The writing struck at once a chord. It's quite beautiful, really.
Plus, the comprehensive gothic manor-house-package including grinning porcelain dollThe writing struck at once a chord. It's quite beautiful, really.
Plus, the comprehensive gothic manor-house-package including grinning porcelain dolls, chambers full of one-of-a-kind clocks, hidden rooms, cobwebby nurseries, draughty chapels, squeaking trapdoors, ambivalent housekeepers and mute little servant boys has really been polished to a shining perfection.
On top of that, I had already warmed up to the reluctant, but bright and sassy, Cinderella-style heroine, Katherine Tulman, with her astute views on her money-hunting aunt and her toffee-addicted cousin by page six.
Unfortunately all that brilliant brightness seems to have deserted the seeingly sharp girl's head like warmth deserts a cottage through a cracked window by the time she drinks her first cup of sugared tea in her dusty room: (view spoiler)[ This is coincidentally the second book in a row which displays the main character being repeatedly suddenly dizzy or almost drunk and oblivious to things that happened the previous night without realizing that somebody is systematically drugging them. How very, very cumbersome and annoying for the reader to witness the characters being clueless and only marginally concerned. (hide spoiler)] How could she not investigate the matter, when staff members accused her of having been drunk or tipsy on evenings she had no recollections of? Soon I started skimming Katherine's strange dreams and almost everything that happened after lights-out, because those parts appeared to be pointless and avoidable. The second unforgivable piece of the plot was part of the climax.(view spoiler)[ There was really some kind of stupor befalling me, when I noticed that Davey had really drowned in the canal. I certainly expected him to turn up after the chaos of the flooding had been sorted out. (hide spoiler)]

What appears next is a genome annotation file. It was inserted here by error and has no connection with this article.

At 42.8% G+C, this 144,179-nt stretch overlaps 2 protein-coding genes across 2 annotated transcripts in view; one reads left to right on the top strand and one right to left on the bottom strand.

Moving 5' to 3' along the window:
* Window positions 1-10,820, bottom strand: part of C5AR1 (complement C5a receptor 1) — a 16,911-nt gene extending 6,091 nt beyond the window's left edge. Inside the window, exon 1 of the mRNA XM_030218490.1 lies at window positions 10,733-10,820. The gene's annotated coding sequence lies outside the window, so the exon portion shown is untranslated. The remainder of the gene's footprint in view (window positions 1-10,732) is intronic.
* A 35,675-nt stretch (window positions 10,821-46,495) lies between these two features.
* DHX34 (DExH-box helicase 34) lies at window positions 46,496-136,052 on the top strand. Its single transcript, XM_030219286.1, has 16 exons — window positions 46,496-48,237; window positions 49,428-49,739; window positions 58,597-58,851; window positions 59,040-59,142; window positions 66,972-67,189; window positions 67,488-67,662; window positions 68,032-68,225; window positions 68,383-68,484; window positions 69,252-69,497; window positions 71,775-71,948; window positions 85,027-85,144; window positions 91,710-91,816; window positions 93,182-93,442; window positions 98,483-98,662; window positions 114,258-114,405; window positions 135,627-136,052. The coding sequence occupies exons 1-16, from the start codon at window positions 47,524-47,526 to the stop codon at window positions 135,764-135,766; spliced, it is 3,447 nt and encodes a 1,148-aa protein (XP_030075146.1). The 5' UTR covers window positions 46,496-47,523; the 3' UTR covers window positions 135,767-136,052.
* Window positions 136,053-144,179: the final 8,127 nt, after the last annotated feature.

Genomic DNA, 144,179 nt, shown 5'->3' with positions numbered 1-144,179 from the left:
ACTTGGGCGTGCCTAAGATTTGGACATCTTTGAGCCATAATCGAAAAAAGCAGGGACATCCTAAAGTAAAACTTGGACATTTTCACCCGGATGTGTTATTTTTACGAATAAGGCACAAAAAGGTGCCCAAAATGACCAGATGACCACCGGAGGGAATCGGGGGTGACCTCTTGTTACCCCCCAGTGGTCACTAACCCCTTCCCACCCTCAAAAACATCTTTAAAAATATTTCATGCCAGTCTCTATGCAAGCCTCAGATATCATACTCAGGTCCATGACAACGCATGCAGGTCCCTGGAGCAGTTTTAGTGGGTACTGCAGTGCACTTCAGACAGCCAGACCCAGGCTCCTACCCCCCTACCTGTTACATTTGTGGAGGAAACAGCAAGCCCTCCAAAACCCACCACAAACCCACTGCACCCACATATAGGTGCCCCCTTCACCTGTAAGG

Those little - but in the large context important - details were more or less responsible for my spoiled enjoyment of the cliffhanger-adorned gentry thriller.
I did not choose to read the book for its romantic parts of the plot - I swapped it on a sudden whim without having heard anything about it before - but I cannot complain about them: The love interest is prickly and moody most of the time, but he has certainly every reason to hold back: Katherine has come to the estate to declare his employer insane and thus to turn him out of work and on the street. ["br"]>["br"]>["br"]>["br"]>["br"]>["br"]>["br"]>["br"]>["br"]>["br"]>["br"]>...more